In the June 2023 tax letter, recent rule changes that increased the risks of undertaking “aggressive tax planning” were discussed.
In Dean’s Knight Income Corp. v. Canada, 2023 SCC 16, the Supreme Court of Canada landed a further blow against such planning. The court found that the tax plan undertaken in the case was subject to the General Anti‑Avoidance Rule (GAAR).
In Dean’s Knight, the plan fell just short of triggering a provision in the Income Tax Act (in this case, an acquisition of legal control of a corporation), to the benefit of the corporation.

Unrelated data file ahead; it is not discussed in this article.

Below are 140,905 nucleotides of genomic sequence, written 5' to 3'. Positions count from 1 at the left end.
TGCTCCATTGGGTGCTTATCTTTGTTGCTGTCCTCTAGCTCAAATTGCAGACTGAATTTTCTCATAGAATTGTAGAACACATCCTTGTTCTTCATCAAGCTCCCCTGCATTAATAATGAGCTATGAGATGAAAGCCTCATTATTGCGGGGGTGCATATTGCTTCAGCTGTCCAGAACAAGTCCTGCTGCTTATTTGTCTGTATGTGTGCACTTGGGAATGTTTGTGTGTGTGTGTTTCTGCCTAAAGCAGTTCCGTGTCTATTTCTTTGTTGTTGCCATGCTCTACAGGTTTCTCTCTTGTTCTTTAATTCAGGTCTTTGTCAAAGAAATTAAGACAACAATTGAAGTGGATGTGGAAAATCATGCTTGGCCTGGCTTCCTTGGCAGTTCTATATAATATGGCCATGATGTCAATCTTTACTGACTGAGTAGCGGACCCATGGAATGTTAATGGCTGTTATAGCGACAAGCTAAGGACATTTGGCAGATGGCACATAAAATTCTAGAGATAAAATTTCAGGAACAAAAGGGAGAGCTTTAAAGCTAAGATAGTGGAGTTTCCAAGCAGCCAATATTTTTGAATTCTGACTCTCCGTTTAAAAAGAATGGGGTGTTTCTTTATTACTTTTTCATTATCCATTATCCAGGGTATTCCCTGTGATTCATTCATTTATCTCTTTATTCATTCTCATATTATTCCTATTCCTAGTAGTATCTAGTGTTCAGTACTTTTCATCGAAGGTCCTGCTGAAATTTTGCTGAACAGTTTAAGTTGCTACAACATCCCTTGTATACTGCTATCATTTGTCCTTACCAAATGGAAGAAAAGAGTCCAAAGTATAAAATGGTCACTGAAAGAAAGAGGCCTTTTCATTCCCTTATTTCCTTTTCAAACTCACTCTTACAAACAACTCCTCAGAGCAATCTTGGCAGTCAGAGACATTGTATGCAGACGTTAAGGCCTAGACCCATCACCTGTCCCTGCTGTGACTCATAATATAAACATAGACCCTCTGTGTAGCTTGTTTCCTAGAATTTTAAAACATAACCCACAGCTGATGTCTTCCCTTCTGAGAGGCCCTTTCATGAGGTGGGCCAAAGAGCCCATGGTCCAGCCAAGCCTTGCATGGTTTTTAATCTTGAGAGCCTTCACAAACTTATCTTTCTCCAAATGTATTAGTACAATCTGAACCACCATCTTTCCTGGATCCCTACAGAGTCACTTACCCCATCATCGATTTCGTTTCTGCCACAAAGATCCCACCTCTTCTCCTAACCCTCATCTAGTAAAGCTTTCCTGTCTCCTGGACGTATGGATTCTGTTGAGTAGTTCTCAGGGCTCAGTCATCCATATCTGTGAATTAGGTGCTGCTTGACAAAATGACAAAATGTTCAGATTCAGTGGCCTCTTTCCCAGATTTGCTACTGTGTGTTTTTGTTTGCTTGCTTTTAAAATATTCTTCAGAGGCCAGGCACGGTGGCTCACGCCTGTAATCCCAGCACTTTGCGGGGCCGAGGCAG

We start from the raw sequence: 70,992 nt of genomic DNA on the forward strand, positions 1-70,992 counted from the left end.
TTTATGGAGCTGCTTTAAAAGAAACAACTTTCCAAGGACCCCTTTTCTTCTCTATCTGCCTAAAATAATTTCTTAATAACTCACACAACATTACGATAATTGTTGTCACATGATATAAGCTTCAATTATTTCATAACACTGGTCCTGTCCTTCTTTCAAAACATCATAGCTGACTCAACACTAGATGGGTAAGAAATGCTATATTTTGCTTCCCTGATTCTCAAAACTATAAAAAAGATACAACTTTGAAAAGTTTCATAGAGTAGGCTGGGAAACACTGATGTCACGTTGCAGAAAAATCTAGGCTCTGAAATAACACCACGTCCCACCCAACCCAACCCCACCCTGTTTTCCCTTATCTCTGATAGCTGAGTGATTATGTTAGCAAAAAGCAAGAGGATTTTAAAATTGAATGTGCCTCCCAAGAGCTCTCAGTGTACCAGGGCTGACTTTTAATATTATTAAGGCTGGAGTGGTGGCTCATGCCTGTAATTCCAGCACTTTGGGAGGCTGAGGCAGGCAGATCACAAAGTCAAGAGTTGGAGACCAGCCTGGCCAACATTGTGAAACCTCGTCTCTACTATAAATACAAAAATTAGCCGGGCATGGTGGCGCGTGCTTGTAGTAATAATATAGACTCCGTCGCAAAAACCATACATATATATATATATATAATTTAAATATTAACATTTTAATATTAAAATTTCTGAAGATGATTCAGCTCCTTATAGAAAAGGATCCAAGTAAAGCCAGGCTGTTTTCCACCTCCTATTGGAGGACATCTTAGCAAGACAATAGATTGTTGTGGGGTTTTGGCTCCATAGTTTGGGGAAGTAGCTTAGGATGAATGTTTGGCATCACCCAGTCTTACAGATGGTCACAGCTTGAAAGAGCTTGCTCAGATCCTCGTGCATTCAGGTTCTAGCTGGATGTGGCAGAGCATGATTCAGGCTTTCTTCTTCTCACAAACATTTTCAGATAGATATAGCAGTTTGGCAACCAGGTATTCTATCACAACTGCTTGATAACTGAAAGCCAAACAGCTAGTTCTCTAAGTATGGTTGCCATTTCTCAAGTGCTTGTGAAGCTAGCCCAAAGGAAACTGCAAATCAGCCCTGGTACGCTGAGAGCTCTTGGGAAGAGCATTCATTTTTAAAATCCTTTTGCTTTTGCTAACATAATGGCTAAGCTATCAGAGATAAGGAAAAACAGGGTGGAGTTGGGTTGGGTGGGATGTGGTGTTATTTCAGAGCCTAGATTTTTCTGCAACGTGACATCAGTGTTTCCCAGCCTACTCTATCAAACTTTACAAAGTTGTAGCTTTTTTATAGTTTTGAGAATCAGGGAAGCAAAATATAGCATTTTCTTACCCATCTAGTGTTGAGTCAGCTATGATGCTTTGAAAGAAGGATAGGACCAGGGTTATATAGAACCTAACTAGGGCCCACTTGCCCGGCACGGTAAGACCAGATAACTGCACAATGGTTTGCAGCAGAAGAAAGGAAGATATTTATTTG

However, the Supreme Court found that the corporation had achieved the “functional equivalent” of an acquisition of control through a separate agreement. By doing so, the Court found that the Act had been abused, and the GAAR was applied to deny the tax benefit.
This case demonstrates the Court’s willingness to apply the GAAR to deny tax benefits where the Act is abused.
As discussed in the June 2023 tax letter, there are proposals to soon amend the GAAR in order to make it easier to apply against taxpayers and to introduce penalties where it is found to apply. At present, the only negative impact of a GAAR finding is the denial of the tax benefit, and the imposition of interest on tax due.
Given these proposed changes, and the Supreme Court’s recent decision, the GAAR is a hot topic for discussion with your professional advisor prior to undertaking any tax planning.